The World Economic Forum has undertaken the Energy Poverty Action initiative in the context of its Industry Partnership programme for the Energy sector. The Forum facilitates dialogue between its member companies, national governments, intergovernmental organizations and representatives of civil society, and supports EPA Alliance Partners in achieving their objectives. The longer-term objective is to establish a formal link with a development institution that is mandated and equipped to grow and sustain the Energy Poverty Action initiative.
The Energy Poverty Action Management Unit (EPAMU), launched during the World Economic Forum on Africa in June 2007, is a centre of excellence that employs world-class skills and expertise from some of the most sophisticated and committed energy companies in the world to facilitate access to energy for deprived communities by delivering technical, operational, commercial and financial management.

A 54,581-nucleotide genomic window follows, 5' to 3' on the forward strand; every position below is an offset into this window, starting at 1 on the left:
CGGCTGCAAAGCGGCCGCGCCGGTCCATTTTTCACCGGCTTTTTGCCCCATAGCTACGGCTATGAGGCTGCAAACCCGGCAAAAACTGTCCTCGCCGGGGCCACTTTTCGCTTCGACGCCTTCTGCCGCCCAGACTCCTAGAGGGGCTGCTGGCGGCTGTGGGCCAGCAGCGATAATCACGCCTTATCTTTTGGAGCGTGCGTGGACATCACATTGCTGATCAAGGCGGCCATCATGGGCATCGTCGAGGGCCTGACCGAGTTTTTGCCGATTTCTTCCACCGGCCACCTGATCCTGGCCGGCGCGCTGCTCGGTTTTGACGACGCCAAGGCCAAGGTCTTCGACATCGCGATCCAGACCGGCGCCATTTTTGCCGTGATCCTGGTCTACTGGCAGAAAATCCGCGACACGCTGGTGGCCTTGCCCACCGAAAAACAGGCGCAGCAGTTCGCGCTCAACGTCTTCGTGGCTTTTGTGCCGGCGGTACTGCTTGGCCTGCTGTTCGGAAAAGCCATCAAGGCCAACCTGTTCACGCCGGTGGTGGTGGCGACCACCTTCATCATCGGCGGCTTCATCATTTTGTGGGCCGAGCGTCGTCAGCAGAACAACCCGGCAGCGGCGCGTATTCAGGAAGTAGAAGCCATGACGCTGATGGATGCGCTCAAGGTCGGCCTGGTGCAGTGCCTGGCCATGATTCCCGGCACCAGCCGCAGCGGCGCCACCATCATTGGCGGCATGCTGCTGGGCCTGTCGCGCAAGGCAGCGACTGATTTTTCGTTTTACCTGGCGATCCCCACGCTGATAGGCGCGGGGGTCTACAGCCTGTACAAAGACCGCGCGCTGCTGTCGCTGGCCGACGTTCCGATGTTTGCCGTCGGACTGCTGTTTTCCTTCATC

By developing sustainable, replicable models to address the challenges of energy poverty, EPAMU uses the expertise of the EPA partner companies to ensure the capture and sharing of lessons learned.
The delivery of energy access is facilitated by creating a marketplace for energy supply, to overcome energy poverty, and by delivering business expertise and best practices. EPAMU brings together key energy players in partnerships between leading companies, country governments, local entrepreneurs and communities, national and international finance institutions and donors.
Local autonomy, balanced with planning and guidance by national governments and leading development agencies, is the core principle of the EPA approach. Local user associations are formed and empowered to manage, maintain and operate the electrification systems.